The problem with California is that it's become a complete socialist state. It has one of the highest state tax rates and one of the poorest state services in the US. Try starting a business in California. High taxes, long delays, endless paperwork and regulations. All you liberals who want to regulate and tax businesses to death? Good work, you won. Everyone left for states like Nevada and Texas. If not for silicon valley and tourism, California would have nothing, and would have gone bankrupt a decade ago. All you liberals who want to free prisoners? Good work, you won again. What a disgrace!

Bob

Uh, Dr. Saylor, please tell us you know more about medicine than you do about economics, because you know zilch when it comes to California's economic problems. This state has given break after break to the rich, and you morons still won't be satisfied until ALL the benefits you gain won't cost you a cent. It isn't enough that you greedheads basically raped California after Prop 13. You just can't bear the thought of actually having to pay anything at all for the infrastructure that citizens like the rest of us have put in place for you: roads, police, fire, the best colleges in the world, and other public works.

Need another yacht to keep up with the dermatologists, doc?

timelimit

To cover up this EX-Gov. is B S . His job as Gov. was from the start a cover up. Was he Blackmail during this time?The people of california should know. Newpaper deversion from this issue is unamerican and leads american Goverment to corruption path.Blackmail is the issue,so stop the B S about maid and off spring. FBI should look into this California Governor for 8 yr. was was dealing with bond money loans. Exposer would make him OBEY to special interest.

Cedar

Schwartzenwhatsis was without doubt the most ineffective, inept governor in California history, and ranks very high in American history with such luminaries as Warren G Harding, another former governor who briefly became President, who was also corrupt and equally inept to the core. Both pandered to the interests of corporate greed. Both increased prison populations. Both left huge deficits. Fortunately Arnold's own misbehavior derailed future ambition. It is a shame that Dr. Saylor is so bizarrely partisan, but then blindness and ignorance of facts is part and parcel of Republicanism.

hf2hvit

John Saylor is just another right-wing whack job. I have worked with him at Long Beach's largest hospital. He's no better there than he is writing his "protect MY money" right-wing letters he writes in the LB Press-Telegram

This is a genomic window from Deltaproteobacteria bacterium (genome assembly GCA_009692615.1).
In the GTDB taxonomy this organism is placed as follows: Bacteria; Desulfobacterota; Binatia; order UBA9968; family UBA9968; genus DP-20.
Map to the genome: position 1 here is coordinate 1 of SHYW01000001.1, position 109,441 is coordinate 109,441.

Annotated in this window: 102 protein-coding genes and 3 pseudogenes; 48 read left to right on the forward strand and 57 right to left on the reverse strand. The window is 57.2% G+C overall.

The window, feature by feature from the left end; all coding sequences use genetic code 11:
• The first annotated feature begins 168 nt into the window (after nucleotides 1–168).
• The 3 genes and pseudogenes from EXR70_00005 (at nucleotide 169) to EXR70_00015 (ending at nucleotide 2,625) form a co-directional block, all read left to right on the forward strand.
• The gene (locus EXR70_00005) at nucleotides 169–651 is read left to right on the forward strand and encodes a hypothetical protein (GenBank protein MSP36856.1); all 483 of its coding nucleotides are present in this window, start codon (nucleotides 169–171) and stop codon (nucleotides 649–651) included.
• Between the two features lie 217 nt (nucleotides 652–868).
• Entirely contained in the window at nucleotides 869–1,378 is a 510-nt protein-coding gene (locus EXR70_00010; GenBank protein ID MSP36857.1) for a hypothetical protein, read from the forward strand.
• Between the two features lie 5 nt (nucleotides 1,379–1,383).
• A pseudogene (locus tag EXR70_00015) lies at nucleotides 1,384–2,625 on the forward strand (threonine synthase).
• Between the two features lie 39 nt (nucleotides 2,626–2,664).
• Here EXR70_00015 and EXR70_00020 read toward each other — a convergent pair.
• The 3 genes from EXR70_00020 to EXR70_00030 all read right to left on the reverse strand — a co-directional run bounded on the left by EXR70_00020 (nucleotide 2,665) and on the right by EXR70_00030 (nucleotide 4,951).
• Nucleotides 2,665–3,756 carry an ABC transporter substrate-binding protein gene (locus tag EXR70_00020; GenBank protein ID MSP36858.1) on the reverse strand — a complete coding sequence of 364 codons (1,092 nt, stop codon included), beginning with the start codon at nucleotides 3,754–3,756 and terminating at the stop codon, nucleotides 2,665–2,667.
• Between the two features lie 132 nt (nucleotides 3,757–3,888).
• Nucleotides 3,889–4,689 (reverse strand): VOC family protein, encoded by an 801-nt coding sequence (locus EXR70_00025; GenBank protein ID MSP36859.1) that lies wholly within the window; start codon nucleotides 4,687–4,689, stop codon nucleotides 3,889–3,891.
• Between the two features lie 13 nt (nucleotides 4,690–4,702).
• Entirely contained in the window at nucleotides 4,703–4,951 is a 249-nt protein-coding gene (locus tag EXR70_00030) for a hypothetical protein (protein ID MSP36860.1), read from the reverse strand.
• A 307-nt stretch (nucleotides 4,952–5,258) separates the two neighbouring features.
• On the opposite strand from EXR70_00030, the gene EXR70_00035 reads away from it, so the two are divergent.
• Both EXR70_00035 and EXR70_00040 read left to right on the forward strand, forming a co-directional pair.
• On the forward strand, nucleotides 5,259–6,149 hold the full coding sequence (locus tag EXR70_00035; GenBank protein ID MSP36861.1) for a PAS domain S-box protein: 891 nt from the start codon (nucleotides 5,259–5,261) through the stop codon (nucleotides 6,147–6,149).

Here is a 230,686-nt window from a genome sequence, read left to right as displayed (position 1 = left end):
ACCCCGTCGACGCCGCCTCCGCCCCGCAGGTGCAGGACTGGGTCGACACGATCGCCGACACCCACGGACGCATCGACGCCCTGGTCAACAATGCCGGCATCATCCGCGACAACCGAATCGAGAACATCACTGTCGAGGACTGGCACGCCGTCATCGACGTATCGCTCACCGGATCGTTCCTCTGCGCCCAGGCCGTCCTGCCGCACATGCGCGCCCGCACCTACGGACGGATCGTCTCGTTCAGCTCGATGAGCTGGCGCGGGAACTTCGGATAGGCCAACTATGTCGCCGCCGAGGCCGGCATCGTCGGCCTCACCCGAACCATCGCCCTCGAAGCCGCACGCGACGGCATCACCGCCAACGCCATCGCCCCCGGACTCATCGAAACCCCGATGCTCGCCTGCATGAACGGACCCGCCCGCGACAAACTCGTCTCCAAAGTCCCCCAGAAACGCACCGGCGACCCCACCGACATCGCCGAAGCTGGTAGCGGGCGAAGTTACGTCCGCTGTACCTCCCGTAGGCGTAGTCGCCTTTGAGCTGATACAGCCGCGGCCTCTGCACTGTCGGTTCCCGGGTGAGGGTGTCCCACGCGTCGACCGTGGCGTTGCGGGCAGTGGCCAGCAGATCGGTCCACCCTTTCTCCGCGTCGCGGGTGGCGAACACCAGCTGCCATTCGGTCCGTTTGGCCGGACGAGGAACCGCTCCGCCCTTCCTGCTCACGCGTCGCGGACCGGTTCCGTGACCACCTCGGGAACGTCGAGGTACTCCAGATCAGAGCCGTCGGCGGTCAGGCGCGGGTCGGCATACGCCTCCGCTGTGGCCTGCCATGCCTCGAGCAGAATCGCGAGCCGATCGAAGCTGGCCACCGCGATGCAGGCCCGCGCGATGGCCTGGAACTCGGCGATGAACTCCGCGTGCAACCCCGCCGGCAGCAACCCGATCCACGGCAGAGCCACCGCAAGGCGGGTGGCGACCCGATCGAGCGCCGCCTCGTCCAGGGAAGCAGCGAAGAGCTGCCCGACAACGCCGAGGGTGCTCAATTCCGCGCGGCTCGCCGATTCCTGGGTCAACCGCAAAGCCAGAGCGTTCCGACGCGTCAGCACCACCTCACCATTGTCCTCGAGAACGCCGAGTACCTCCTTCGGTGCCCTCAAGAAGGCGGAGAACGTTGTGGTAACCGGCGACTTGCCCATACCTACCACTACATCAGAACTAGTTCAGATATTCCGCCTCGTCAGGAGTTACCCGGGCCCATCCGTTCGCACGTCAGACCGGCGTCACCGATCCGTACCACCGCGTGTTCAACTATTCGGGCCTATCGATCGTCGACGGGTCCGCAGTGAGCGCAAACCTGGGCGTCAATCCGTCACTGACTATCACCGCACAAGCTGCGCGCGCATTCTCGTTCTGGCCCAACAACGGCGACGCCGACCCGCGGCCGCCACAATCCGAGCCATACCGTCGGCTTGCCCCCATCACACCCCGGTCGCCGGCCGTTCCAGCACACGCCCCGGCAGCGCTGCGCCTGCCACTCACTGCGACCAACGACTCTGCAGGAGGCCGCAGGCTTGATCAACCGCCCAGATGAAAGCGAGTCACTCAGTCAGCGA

Nikolay Velinov, EU, Sofia

Finally good word.

Steve

Correct and nicely said. The personal thing is a riot, but it isn't connected to California's financial mess.

Nova yos Galen

Mr. Diamond - If you read the article carefully, you would have noted that Dr. Saylor's piece is in response to a Los Angeles Times article, not originating with the LA Times.

Jim

Uh, he also failed at governing.

eahostudio

"lead" by proposition?

what we really need is a Prop.UP

Wombat

Arnold was elected to balance the state budget after two terms the state budget was in even worse shape: FAILURE, MASSIVE FAILURE. Arnold was never able to rally Republicans to raise revenues: FAILURE, MASSIVE FAILURE.

Now, the Republicans are re-running their 2000 playbook with a fake plan to fix the budget by eliminating waste, they have suddenly found. Why didn't they bring their budget plan up when Arnold was governor? Because it's a fake political ploy.

The Time's has a lot of gall to blame "liberal pundits" for our bad governance. It's just another right wing attempt to distract people from the simple truth that the radical right wing newspaper owners of this paper want to destroy the social safety net and turn back the clock to the bad old days before the New Deal. Why is it fashionable to hate the middle class? Why is it considered thougtful to throw seniors under the bus after they have worked their whole lives producing trillions in wealth for ths country? Since 1980 US productivity has doubled but those of us who actually do the work are bearing all the hardships and making less money, while fat cat newspaper owners sling mud at us.

Whoever wrote this op-ed should resign in disgrace. I'm tired of your anti-American rants.

Silverlake Mike

Dr. Saylor, stop apologizing for this FAILURE! Arnold is a terrible father and husband, but an even worse governor!

Jeff Burns

The LA Times opinion piece on Arnold is the most ridiculous article I have ever read. What the author is basically saying is that Arnold was a good Governor because he tried to get some things done. Good Governors don't TRY to get things done; they actually GET things done. The fact that he couldn't get anything he wanted passed through the legislature is proof that he was a horrible negotiator and a bad Governor. He chose to pick fights instead of compromising, and that is what cost him his legacy. In the end, I'm sure that he would have enjoyed having 50% of his agenda pushed through instead of 0%. Loser.

Read more: http://blogs.sacbee.com/the_state_worker/2011/05/am-reading-prison-ruling-uc-co.html#ixzz1NHld6d6X

Jeff Burns

The LA Times opinion piece on Arnold is the most ridiculous article I have ever read. What the author is basically saying is that Arnold was a good Governor because he tried to get some things done. Good Governors don't TRY to get things done; they actually GET things done. The fact that he couldn't get anything he wanted passed through the legislature is proof that he was a horrible negotiator and a bad Governor. He chose to pick fights instead of compromising, and that is what cost him his legacy. In the end, I'm sure that he would have enjoyed having 50% of his agenda pushed through instead of 0%. Loser.

bill